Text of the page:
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How Long It Really Takes To Create Just One Episode Of The Simpsons

The fact that "The Simpsons" continues to endure and influence the realm of television and adult animation to this day is really saying something. Since its 1989 premiere following a series of shorts on "The Tracey Ullman Show," the show, which follows the satirical adventures of an American working-class family, has become a mainstay of television and the entirety of pop culture. 

In addition to the show's current collection of over 730 episodes spread across 30 seasons, "The Simpsons" has also spawned into a thriving franchise that includes a feature film, video games, comic books, theme park attractions, and much more. In fact, while it might not be an Avengers-level threat, this is a franchise that rakes in millions just from T-shirt sales alone (via Today). To date, it is the longest-running scripted primetime series in the history of television (via CBS News).

With such a hearty run, it's easy to take the show for granted and forget what goes into its production process. In particular, have you ever wondered how long it takes to create an episode of "The Simpsons" from idea to getting on your TV screens? While the series certainly doesn't have the bells and whistles of a Pixar movie, it is still animation at the end of the day, a genre that is notorious for the length of time it can take to complete. And for "The Simpsons," this rule is no exception.

The Simpsons takes half a year to get to the couch

While estimates vary, it generally takes anywhere between six and nine months to make an episode of "The Simpsons." While certain aspects of making the show have evolved over the decades, the process itself evidently remains more or less the same (via The Verge).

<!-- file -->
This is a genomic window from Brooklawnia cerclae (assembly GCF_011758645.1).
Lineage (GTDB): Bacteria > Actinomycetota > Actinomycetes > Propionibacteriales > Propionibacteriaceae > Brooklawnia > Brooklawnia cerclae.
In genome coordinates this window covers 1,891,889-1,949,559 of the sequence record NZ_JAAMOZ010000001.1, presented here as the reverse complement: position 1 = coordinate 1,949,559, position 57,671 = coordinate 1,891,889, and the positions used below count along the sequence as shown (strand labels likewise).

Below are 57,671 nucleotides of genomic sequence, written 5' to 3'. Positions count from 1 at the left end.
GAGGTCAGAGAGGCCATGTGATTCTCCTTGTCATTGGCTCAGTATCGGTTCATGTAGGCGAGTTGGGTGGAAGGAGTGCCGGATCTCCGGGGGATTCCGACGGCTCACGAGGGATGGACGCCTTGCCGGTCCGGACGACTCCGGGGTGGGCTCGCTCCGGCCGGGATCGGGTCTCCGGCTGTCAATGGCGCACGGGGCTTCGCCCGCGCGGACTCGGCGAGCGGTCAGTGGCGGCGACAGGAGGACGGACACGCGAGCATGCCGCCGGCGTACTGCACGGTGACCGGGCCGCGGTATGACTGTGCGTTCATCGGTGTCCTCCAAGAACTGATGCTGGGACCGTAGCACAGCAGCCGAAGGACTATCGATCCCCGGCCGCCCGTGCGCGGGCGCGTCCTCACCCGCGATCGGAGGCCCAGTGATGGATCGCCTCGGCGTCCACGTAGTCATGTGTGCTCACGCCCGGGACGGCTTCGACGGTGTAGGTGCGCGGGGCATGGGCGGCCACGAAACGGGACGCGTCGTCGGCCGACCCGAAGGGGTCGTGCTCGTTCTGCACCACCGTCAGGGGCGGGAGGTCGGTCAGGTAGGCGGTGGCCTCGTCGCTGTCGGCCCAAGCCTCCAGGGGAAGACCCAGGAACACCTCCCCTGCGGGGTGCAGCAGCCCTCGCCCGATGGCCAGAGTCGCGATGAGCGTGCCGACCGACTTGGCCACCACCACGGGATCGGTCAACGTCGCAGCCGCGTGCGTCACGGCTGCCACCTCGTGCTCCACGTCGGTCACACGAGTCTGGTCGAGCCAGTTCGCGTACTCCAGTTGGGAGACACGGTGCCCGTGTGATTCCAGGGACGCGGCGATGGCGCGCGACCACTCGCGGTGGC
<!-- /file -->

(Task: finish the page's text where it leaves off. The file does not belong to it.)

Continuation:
After being written and having voices recorded, storyboards are produced which illustrate the script in a visual, comic-like format. Those storyboards get turned into a story reel, which showcases the storyboards in video format. This is crucial to understanding the camera moves, acting beats, and staging before the animation is done. From there, the design department handles any character, costume, and prop designs. Once all story and design aspects are approved, the layout artists create all the finished backgrounds and important character key poses within each scene, which are then sent over to an animation studio in Korea to complete the animation. Afterward, the crew adds music and edits the episode as needed (via The Hollywood Reporter).

While production on "The Simpsons" is certainly a lengthy venture, it's not too out of place for animated series. While there are rare exceptions of shows such as "South Park" that take as little as six days to produce, others such as "Rick and Morty" can take as long as 9 to 12 months to create just one episode (via Inverse). But you know what they say — if it ain't broke, don't fix it. And for a show that's been on the air for over 30 years, it seems that their system has yet to crack.